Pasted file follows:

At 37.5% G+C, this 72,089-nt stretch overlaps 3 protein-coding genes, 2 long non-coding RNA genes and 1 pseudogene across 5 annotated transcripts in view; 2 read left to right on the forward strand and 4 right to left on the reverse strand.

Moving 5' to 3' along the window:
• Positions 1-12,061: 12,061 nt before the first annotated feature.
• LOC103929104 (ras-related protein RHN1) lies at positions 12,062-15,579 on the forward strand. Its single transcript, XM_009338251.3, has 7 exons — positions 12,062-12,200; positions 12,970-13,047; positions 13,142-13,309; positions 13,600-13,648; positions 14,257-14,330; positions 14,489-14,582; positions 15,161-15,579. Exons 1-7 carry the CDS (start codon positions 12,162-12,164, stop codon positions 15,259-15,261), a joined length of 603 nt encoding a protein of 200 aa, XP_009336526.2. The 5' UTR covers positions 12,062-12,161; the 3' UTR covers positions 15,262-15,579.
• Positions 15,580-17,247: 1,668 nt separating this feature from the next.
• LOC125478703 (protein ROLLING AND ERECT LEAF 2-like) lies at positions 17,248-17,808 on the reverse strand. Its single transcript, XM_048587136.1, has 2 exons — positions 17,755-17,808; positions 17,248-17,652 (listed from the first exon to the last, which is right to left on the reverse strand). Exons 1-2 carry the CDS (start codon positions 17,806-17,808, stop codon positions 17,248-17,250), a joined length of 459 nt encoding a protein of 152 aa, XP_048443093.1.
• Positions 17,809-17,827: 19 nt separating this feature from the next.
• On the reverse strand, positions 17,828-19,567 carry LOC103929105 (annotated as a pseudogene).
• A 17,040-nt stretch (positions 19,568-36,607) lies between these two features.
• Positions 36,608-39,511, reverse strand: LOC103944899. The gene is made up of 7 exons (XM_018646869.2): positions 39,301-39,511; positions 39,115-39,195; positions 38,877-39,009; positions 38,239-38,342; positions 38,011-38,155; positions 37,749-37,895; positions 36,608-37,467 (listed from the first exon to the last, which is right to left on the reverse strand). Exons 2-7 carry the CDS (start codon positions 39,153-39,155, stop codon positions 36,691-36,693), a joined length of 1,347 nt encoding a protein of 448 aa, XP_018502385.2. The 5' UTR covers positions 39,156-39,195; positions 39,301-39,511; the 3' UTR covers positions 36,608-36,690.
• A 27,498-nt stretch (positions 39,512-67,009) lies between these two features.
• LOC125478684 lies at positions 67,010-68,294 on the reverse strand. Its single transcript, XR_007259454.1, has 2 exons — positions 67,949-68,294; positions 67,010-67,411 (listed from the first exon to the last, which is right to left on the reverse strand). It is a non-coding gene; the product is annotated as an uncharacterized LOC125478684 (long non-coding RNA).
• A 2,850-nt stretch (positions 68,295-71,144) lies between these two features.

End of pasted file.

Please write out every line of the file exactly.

At 37.5% G+C, this 72,089-nt stretch overlaps 3 protein-coding genes, 2 long non-coding RNA genes and 1 pseudogene across 5 annotated transcripts in view; 2 read left to right on the forward strand and 4 right to left on the reverse strand.

Moving 5' to 3' along the window:
• Positions 1-12,061: 12,061 nt before the first annotated feature.
• LOC103929104 (ras-related protein RHN1) lies at positions 12,062-15,579 on the forward strand. Its single transcript, XM_009338251.3, has 7 exons — positions 12,062-12,200; positions 12,970-13,047; positions 13,142-13,309; positions 13,600-13,648; positions 14,257-14,330; positions 14,489-14,582; positions 15,161-15,579. Exons 1-7 carry the CDS (start codon positions 12,162-12,164, stop codon positions 15,259-15,261), a joined length of 603 nt encoding a protein of 200 aa, XP_009336526.2. The 5' UTR covers positions 12,062-12,161; the 3' UTR covers positions 15,262-15,579.
• Positions 15,580-17,247: 1,668 nt separating this feature from the next.
• LOC125478703 (protein ROLLING AND ERECT LEAF 2-like) lies at positions 17,248-17,808 on the reverse strand. Its single transcript, XM_048587136.1, has 2 exons — positions 17,755-17,808; positions 17,248-17,652 (listed from the first exon to the last, which is right to left on the reverse strand). Exons 1-2 carry the CDS (start codon positions 17,806-17,808, stop codon positions 17,248-17,250), a joined length of 459 nt encoding a protein of 152 aa, XP_048443093.1.
• Positions 17,809-17,827: 19 nt separating this feature from the next.
• On the reverse strand, positions 17,828-19,567 carry LOC103929105 (annotated as a pseudogene).
• A 17,040-nt stretch (positions 19,568-36,607) lies between these two features.
• Positions 36,608-39,511, reverse strand: LOC103944899. The gene is made up of 7 exons (XM_018646869.2): positions 39,301-39,511; positions 39,115-39,195; positions 38,877-39,009; positions 38,239-38,342; positions 38,011-38,155; positions 37,749-37,895; positions 36,608-37,467 (listed from the first exon to the last, which is right to left on the reverse strand). Exons 2-7 carry the CDS (start codon positions 39,153-39,155, stop codon positions 36,691-36,693), a joined length of 1,347 nt encoding a protein of 448 aa, XP_018502385.2. The 5' UTR covers positions 39,156-39,195; positions 39,301-39,511; the 3' UTR covers positions 36,608-36,690.
• A 27,498-nt stretch (positions 39,512-67,009) lies between these two features.
• LOC125478684 lies at positions 67,010-68,294 on the reverse strand. Its single transcript, XR_007259454.1, has 2 exons — positions 67,949-68,294; positions 67,010-67,411 (listed from the first exon to the last, which is right to left on the reverse strand). It is a non-coding gene; the product is annotated as an uncharacterized LOC125478684 (long non-coding RNA).
• A 2,850-nt stretch (positions 68,295-71,144) lies between these two features.